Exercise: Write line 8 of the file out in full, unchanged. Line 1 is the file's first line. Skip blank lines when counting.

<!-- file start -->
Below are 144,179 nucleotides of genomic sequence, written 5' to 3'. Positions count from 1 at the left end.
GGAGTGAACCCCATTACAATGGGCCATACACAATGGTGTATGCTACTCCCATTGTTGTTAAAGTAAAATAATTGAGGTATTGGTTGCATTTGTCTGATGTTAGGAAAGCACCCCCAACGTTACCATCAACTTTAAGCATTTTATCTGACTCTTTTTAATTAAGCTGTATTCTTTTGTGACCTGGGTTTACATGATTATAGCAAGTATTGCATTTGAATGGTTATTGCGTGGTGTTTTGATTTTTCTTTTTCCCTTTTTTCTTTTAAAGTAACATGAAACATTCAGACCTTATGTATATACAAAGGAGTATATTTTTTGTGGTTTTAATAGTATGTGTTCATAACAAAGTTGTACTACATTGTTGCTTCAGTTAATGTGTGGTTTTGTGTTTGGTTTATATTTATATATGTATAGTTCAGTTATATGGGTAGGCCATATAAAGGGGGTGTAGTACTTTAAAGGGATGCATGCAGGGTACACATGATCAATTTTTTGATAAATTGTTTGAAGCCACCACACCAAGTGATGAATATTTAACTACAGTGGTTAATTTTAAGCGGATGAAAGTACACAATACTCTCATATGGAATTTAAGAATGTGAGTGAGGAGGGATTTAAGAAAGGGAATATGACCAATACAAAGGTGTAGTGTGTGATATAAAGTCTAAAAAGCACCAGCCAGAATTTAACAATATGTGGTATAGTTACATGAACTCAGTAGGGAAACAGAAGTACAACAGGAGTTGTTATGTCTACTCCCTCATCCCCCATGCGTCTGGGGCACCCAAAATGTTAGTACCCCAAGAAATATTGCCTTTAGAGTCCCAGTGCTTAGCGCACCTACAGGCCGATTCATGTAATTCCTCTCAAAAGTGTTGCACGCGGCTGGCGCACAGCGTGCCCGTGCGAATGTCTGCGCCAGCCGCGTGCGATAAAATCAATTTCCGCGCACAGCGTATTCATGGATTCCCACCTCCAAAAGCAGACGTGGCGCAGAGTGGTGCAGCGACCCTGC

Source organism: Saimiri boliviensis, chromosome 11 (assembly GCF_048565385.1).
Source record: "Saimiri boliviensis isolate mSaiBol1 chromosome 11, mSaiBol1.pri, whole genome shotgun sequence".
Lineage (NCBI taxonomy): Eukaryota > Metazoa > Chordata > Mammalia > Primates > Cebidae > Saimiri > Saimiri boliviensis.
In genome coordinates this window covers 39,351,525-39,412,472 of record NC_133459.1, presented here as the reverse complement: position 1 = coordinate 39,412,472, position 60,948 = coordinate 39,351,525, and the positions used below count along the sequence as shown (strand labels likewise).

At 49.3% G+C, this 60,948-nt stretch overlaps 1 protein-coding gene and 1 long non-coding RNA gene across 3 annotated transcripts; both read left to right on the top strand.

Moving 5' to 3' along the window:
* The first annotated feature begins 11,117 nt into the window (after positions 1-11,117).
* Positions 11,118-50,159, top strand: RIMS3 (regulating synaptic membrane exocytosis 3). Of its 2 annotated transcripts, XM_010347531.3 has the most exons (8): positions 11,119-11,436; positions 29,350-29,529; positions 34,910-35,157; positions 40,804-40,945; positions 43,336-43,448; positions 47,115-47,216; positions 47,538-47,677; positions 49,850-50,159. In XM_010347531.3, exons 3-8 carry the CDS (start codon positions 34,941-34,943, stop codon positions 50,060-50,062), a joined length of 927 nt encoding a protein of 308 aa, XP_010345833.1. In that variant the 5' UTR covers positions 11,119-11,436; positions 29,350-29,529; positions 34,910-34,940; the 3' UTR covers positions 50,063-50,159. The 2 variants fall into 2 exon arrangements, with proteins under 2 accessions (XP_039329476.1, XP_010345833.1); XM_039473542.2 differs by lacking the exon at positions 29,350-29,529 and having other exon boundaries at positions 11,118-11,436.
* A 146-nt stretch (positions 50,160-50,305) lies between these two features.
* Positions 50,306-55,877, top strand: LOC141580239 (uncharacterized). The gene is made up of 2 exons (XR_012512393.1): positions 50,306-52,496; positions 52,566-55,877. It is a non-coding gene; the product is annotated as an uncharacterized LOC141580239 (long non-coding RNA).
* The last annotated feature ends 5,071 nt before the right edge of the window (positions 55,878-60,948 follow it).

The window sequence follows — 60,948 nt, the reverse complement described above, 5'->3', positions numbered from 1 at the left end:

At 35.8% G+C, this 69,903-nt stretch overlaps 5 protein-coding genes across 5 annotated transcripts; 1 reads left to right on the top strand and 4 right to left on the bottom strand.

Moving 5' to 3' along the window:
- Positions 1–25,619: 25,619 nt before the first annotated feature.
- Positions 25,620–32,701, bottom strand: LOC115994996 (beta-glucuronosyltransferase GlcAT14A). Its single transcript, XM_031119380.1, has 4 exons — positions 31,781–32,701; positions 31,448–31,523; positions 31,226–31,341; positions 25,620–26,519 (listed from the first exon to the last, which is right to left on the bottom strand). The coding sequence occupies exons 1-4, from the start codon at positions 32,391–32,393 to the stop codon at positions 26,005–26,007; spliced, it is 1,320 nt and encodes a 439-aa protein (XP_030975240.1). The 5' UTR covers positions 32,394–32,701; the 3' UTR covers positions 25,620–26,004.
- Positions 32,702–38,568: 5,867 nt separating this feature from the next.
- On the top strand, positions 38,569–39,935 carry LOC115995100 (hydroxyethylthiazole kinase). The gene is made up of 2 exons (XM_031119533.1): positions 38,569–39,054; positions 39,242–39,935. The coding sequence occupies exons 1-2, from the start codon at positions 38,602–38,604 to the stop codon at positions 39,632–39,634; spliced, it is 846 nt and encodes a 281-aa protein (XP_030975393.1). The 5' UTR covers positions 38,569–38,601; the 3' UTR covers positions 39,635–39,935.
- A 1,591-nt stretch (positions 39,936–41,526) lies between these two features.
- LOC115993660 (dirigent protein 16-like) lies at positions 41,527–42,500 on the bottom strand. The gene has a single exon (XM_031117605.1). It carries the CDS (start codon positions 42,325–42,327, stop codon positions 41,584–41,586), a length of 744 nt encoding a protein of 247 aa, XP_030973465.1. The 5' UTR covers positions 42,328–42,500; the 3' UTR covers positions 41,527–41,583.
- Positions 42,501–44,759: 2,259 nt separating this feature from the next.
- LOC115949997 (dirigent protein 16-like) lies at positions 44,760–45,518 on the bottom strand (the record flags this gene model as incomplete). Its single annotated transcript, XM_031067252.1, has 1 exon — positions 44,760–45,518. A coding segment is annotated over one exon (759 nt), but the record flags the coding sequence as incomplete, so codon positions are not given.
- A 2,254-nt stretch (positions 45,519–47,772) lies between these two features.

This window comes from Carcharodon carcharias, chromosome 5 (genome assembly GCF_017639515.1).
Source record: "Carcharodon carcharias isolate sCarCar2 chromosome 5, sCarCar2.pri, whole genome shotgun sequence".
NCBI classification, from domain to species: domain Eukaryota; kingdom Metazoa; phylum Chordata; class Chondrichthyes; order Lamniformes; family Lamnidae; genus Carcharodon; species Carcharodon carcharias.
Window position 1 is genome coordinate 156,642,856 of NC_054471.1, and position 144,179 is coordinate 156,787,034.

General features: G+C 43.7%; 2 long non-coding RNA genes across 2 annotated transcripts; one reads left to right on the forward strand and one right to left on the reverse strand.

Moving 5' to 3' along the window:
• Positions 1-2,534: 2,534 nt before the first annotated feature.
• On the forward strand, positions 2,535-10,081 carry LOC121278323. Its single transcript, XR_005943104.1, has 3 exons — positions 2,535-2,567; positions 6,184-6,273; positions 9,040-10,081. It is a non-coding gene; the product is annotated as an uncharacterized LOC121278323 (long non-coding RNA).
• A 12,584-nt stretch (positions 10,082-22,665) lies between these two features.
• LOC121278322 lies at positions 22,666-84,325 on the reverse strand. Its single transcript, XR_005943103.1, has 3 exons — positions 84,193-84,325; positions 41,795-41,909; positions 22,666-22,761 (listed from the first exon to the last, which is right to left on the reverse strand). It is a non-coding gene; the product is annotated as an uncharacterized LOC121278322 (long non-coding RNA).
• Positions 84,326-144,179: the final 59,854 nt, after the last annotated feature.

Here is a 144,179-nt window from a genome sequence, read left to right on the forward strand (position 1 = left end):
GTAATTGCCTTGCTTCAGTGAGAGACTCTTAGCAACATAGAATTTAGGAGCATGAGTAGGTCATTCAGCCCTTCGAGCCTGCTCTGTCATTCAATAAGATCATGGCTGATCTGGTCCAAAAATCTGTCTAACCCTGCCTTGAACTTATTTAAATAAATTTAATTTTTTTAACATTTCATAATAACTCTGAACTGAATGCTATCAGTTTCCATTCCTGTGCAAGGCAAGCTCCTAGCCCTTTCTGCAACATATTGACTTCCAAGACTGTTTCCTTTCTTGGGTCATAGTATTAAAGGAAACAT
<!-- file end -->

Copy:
Moving 5' to 3' along the window: